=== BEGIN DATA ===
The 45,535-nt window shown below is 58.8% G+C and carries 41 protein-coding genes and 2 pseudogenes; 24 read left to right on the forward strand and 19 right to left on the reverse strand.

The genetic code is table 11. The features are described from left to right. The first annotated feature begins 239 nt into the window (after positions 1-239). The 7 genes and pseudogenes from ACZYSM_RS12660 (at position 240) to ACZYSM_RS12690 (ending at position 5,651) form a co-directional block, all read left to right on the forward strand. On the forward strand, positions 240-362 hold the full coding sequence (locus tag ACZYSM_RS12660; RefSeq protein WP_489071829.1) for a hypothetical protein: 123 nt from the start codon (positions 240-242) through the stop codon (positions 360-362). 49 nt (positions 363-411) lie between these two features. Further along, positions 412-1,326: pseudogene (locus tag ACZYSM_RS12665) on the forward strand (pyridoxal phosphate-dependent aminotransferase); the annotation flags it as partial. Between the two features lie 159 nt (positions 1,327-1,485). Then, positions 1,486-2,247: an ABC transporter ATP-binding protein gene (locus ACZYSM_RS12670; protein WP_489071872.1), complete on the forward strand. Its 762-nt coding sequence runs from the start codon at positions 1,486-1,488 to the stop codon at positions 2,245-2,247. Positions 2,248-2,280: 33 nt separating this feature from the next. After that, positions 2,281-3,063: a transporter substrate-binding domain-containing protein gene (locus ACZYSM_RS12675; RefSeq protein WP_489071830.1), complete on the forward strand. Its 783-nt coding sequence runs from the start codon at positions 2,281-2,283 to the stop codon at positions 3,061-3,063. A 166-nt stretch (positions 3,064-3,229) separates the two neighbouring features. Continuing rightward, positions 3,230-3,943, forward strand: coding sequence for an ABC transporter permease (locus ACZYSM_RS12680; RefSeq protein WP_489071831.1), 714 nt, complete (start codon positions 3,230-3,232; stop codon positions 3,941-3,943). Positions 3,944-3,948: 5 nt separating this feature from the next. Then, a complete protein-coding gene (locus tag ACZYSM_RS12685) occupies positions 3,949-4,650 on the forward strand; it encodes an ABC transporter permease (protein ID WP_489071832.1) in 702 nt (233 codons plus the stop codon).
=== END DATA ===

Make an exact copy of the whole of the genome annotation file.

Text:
The 45,535-nt window shown below is 58.8% G+C and carries 41 protein-coding genes and 2 pseudogenes; 24 read left to right on the forward strand and 19 right to left on the reverse strand.

The genetic code is table 11. The features are described from left to right. The first annotated feature begins 239 nt into the window (after positions 1-239). The 7 genes and pseudogenes from ACZYSM_RS12660 (at position 240) to ACZYSM_RS12690 (ending at position 5,651) form a co-directional block, all read left to right on the forward strand. On the forward strand, positions 240-362 hold the full coding sequence (locus tag ACZYSM_RS12660; RefSeq protein WP_489071829.1) for a hypothetical protein: 123 nt from the start codon (positions 240-242) through the stop codon (positions 360-362). 49 nt (positions 363-411) lie between these two features. Further along, positions 412-1,326: pseudogene (locus tag ACZYSM_RS12665) on the forward strand (pyridoxal phosphate-dependent aminotransferase); the annotation flags it as partial. Between the two features lie 159 nt (positions 1,327-1,485). Then, positions 1,486-2,247: an ABC transporter ATP-binding protein gene (locus ACZYSM_RS12670; protein WP_489071872.1), complete on the forward strand. Its 762-nt coding sequence runs from the start codon at positions 1,486-1,488 to the stop codon at positions 2,245-2,247. Positions 2,248-2,280: 33 nt separating this feature from the next. After that, positions 2,281-3,063: a transporter substrate-binding domain-containing protein gene (locus ACZYSM_RS12675; RefSeq protein WP_489071830.1), complete on the forward strand. Its 783-nt coding sequence runs from the start codon at positions 2,281-2,283 to the stop codon at positions 3,061-3,063. A 166-nt stretch (positions 3,064-3,229) separates the two neighbouring features. Continuing rightward, positions 3,230-3,943, forward strand: coding sequence for an ABC transporter permease (locus ACZYSM_RS12680; RefSeq protein WP_489071831.1), 714 nt, complete (start codon positions 3,230-3,232; stop codon positions 3,941-3,943). Positions 3,944-3,948: 5 nt separating this feature from the next. Then, a complete protein-coding gene (locus tag ACZYSM_RS12685) occupies positions 3,949-4,650 on the forward strand; it encodes an ABC transporter permease (protein ID WP_489071832.1) in 702 nt (233 codons plus the stop codon).